America Supports You: Support Group Gets ‘Newman’s Own’ Grant
By Sharon Foster
Special to American Forces Press Service
WASHINGTON, Oct. 6, 2008 A home-front group of the Defense Department’s America Supports You program has received a $2,000 grant from the Newman’s Own Foundation.
Tragedy Assistance Program for Survivors, or TAPS, received the grant during a ceremony at the Pentagon last month in which 15 nonprofit groups received a total of $75,000 in grant awards. The grants were awarded in a Pentagon ceremony three weeks before actor Paul Newman's Sept. 26 death. Since 1982, the Newman's Own Foundation has donated more than $250 million to educational and charitable organizations worldwide.
This is the second year TAPS has received a Newman’s Own grant.
"We are very grateful for the support from Newman's Own,” said Ami Neiberger-Miller, TAPS public affairs officer and sister of Army Spc. Christopher Neiberger, who was killed in Iraq last year.
“It is very touching to know that the staff at Newman’s Own believes in the work TAPS does with thousands of families who have experienced the loss of a loved one who served in the military,” Neiberger-Miller said. “Their support for the families of the fallen is deeply appreciated."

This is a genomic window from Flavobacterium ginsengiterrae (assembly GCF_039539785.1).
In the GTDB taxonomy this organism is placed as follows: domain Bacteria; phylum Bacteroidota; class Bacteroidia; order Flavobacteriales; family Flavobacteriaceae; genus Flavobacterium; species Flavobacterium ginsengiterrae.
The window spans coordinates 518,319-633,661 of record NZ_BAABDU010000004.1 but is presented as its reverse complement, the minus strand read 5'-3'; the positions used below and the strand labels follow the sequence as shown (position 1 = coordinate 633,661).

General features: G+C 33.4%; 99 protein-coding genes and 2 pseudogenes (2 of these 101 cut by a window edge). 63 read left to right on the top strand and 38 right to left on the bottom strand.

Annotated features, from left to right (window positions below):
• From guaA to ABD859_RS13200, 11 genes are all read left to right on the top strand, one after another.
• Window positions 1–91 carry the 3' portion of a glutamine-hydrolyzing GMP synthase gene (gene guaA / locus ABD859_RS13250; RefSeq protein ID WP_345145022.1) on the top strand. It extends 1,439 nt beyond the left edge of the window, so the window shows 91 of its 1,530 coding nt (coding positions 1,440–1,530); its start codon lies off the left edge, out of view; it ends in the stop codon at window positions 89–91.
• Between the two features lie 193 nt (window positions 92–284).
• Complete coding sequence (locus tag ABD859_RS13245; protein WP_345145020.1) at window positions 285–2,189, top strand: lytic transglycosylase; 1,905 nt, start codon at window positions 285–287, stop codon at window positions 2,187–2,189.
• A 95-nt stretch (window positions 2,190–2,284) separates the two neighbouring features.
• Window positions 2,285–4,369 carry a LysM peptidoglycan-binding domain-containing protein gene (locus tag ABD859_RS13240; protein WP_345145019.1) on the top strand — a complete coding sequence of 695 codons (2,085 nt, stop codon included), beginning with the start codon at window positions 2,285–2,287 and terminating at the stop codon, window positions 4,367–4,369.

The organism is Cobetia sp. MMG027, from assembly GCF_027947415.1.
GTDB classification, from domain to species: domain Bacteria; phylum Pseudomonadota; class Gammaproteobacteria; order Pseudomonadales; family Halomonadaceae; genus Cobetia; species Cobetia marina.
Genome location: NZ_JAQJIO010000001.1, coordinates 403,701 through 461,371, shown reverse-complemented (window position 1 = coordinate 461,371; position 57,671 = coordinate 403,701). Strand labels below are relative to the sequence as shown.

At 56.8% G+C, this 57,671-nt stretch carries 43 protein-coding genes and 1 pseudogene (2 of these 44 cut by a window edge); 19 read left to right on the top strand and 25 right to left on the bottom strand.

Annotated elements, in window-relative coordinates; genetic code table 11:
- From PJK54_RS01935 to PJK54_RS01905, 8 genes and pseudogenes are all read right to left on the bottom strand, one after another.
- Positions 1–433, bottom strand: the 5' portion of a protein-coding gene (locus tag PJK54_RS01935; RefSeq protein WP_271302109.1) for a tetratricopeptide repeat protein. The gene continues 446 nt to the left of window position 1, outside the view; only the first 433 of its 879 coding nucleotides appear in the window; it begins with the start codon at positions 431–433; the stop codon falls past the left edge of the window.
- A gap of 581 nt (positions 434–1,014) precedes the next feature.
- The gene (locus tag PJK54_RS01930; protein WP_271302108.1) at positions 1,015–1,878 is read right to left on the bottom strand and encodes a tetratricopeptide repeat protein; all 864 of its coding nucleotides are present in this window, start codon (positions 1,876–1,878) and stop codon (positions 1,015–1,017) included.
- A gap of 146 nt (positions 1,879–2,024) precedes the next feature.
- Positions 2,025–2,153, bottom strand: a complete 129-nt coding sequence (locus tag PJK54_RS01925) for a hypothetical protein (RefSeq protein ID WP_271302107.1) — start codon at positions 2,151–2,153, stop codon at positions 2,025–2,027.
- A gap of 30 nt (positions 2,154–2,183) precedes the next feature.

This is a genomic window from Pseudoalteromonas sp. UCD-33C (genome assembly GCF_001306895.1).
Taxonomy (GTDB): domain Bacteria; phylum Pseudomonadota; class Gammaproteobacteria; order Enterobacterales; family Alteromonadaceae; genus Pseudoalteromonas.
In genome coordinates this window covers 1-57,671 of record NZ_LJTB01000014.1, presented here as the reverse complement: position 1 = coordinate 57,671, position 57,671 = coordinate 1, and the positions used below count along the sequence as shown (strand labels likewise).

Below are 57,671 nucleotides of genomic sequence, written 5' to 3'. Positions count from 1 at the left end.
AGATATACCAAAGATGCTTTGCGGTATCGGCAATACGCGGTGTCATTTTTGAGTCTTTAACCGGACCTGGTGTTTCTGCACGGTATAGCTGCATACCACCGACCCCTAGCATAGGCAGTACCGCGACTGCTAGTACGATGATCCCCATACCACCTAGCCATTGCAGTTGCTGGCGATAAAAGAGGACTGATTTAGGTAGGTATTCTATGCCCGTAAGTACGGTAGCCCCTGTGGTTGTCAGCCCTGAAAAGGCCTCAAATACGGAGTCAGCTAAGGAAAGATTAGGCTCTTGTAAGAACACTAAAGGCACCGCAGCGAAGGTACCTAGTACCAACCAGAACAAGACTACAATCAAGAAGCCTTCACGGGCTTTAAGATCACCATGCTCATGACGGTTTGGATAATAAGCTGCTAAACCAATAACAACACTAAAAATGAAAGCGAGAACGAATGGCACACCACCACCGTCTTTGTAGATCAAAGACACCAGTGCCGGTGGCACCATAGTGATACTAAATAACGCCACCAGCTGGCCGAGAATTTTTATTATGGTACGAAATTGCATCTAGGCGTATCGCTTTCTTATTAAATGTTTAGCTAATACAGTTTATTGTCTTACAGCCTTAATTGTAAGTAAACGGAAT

The Newman's Own grant will support the group’s 2009 Annual Good Grief Camp and balloon release event during the National Military Survivors Seminar, held Memorial Day weekend near the nation’s capital.
For the past 14 years, children attending the Good Grief Camp across the nation have written messages to family members they’ve lost in wars, attached the messages to balloons and sent them skyward. The messages carry updates on family news, such as learning to ride a bike or getting ready for a school dance. They also can be very personal – a child expressing feelings of loneliness from missing a parent.
“Children need specialized support to deal with their grief,” said Bonnie Carroll, TAPS founder and chairman. “When we held our first Good Grief Camp, now almost 15 years ago, we relied on advice from bereavement professionals, who indicated it would be beneficial for child survivors to have a connection point with the people they’ve lost through a balloon release.”
Carroll believes the Good Grief Camp for young survivors provides a safe place for connection and sharing.
“Instead of being the only kid at school who lost a dad in a war, a child becomes part of a peer group of children their own age, who have all experienced similar types of losses,” Carroll said.
TAPS officials said they are excited and honored to know that when more than 300 children send balloons carrying notes into the skies next year, the balloon release will be sponsored by Newman’s Own, as well as by the Fisher House Foundation and the Military Times Media Group.